Throwing Muses Week: Providence Music Underground

Throwing Muses in 1985 | Photo by J. Narcizo

Can you go home again?

Back in high school, I distinctly remember vowing to leave Providence and never come back.

Since then, I’ve ping-ponged back and forth so many times it’s a wonder I don’t have whiplash. And yet — there’s something about this town that’s magic. Weird magic, but magic nonetheless.

And for me, the town’s allure was solidified through music.

Two bands in particular formed the soundtrack to my Providence adolescence: Throwing Muses and Coat of Arms.

Keeping Providence Weird

Mid-80s Providence was your typical post-industrial city — economically downtrodden and pretty damn culture-deprived. But, like anywhere, there were beacons of hope around if you took the time to look for ‘em. It’s hardly an exaggeration to say that comics and music got me through high school.

I’ve seen the Muses enough, and in such far-flung venues, that I no longer even truly associate them with Providence (or Newport), or think of them necessarily as being a local band. Coat of Arms, on the other hand, bring me right back to Providence, c. 1987.I’d just moved back here from California. I’d started to get into weird comics (the weirdest I got at the time was Love & Rockets —I know, NOT WEIRD. But, context is everything, and I lived in a tiny cultural wasteland) and I figured it was time to branch out into music.

I became friends with the school’s lone acid freak, who got me into the Velvets and Eno. (That was a slow process, but I got there eventually.)

Somewhere along the way I bought a slew of cassettes by local bands like Sleep that Burns, Stained Rug Theory, and Coat of Arms.

Coat of Arms: Party Band for Weirdos

Coat of Arms stood out. They had a rep as a party band, but they also weren’t afraid to use instruments not seen in your typical 4/4 lineup (flute, banjo, violin).

And their sound was comparatively sunny-sounding and all-American, fitting in nicely with their contemporaries (fIREHOSE, Pixies, Muses, Lemonheads). Songs like “Common Ground” and “Indoor Poolz” were giddy and effervescent, equal parts power-pop and kitchen-sink glam. (“(When I) Touch You There” went all jangle-pop on us.)The band’s reach often exceeded their grasp, but that was part of the fun. Thankfully, their one-off reunion in 2006 didn’t add any gloss to the proceedings. (And no, the cheekily earnest cover of “Borderline” didn’t count.)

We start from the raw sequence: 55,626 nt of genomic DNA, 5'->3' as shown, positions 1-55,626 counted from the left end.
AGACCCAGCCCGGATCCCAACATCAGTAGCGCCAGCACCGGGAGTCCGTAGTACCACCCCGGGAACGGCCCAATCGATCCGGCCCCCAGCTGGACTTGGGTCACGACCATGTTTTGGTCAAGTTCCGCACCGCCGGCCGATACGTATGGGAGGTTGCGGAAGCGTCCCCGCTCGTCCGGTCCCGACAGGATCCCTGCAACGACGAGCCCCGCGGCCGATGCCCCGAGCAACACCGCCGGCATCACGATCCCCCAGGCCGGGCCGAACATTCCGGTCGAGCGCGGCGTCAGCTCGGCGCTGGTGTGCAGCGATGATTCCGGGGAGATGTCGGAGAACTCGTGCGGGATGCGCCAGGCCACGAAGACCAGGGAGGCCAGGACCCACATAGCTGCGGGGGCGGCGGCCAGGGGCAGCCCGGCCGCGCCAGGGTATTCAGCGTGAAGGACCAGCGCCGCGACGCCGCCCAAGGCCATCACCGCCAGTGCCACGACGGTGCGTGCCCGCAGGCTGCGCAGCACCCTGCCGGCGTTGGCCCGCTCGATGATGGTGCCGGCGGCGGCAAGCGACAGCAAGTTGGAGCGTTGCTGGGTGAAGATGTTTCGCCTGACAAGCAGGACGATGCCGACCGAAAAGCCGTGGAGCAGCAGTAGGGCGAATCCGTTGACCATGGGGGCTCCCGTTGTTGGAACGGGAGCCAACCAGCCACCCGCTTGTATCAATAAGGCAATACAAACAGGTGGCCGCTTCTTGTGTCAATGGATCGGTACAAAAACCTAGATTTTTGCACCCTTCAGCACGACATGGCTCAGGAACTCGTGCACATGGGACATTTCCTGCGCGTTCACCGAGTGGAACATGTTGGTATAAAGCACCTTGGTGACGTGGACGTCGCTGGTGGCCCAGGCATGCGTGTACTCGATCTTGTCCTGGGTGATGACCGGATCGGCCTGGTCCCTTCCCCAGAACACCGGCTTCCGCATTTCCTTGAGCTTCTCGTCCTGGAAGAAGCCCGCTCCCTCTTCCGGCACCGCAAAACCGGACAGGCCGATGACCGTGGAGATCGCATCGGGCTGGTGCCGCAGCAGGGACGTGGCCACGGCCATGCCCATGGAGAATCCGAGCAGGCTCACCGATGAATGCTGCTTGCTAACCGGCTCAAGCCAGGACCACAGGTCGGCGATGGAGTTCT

Throwing Muses: Fearless + Beautiful

Back in the socially awkward years of late high school, Throwing Muses’ first album and the subsequent Chains Changed EP were the most cathartic albums I owned.

Although I was also a big Joy Division fan, I preferred the conversational, open-ended quality of singer/songwriter Kristin Hersh’s often harrowing narratives — they were fearless but also approachable, humane, sharp. They felt like real life to me.

I don’t think I’d ever seen a songwriter write so matter-of-factly, and so un-self-pityingly, about some of the bleakest experiences of her life — or with such wry humor.

The Muses didn’t really fit in to the Providence scene, and maybe that’s why I loved (love) them so much. But then, I’ve always loved the outliers, the outsiders and the oddballs.

Investigate

Coat of Arms singer Pip Everett’s got a couple of bands going right now: The Hope Anchor + Everett Bros. Moving Co. Follow The Hope Anchor.

Pip also just recorded a track (or two?) for Tanya Donelly’s next Swan Song series. Not sure when it’s coming out — check Tanya’s website for release dates.

The Hope Anchor
Throwing Muses on Twitter
Tanya Donelly on Twitter

IMAGES: THROWING MUSES IN 1985 (PHOTO BY J NARCIZO) / COAT OF ARMS’ ROUST! CASSETTE (1987) / COAT OF ARMS + SUBJECT TO CHANGE FLYER, 1985 (COURTESY OF CHRISTIAN PUFFER / 1987 MUSES PIC CREDIT UNKNOWN — GET IN TOUCH IF IT’S YOURS!

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1 Comment

  1. Andrew W

    I was in COA, but not by the time that show with Subject To Change happened. I was there, though, and I got up to sing “Summertime Blues” with STC because they didn’t know the words.

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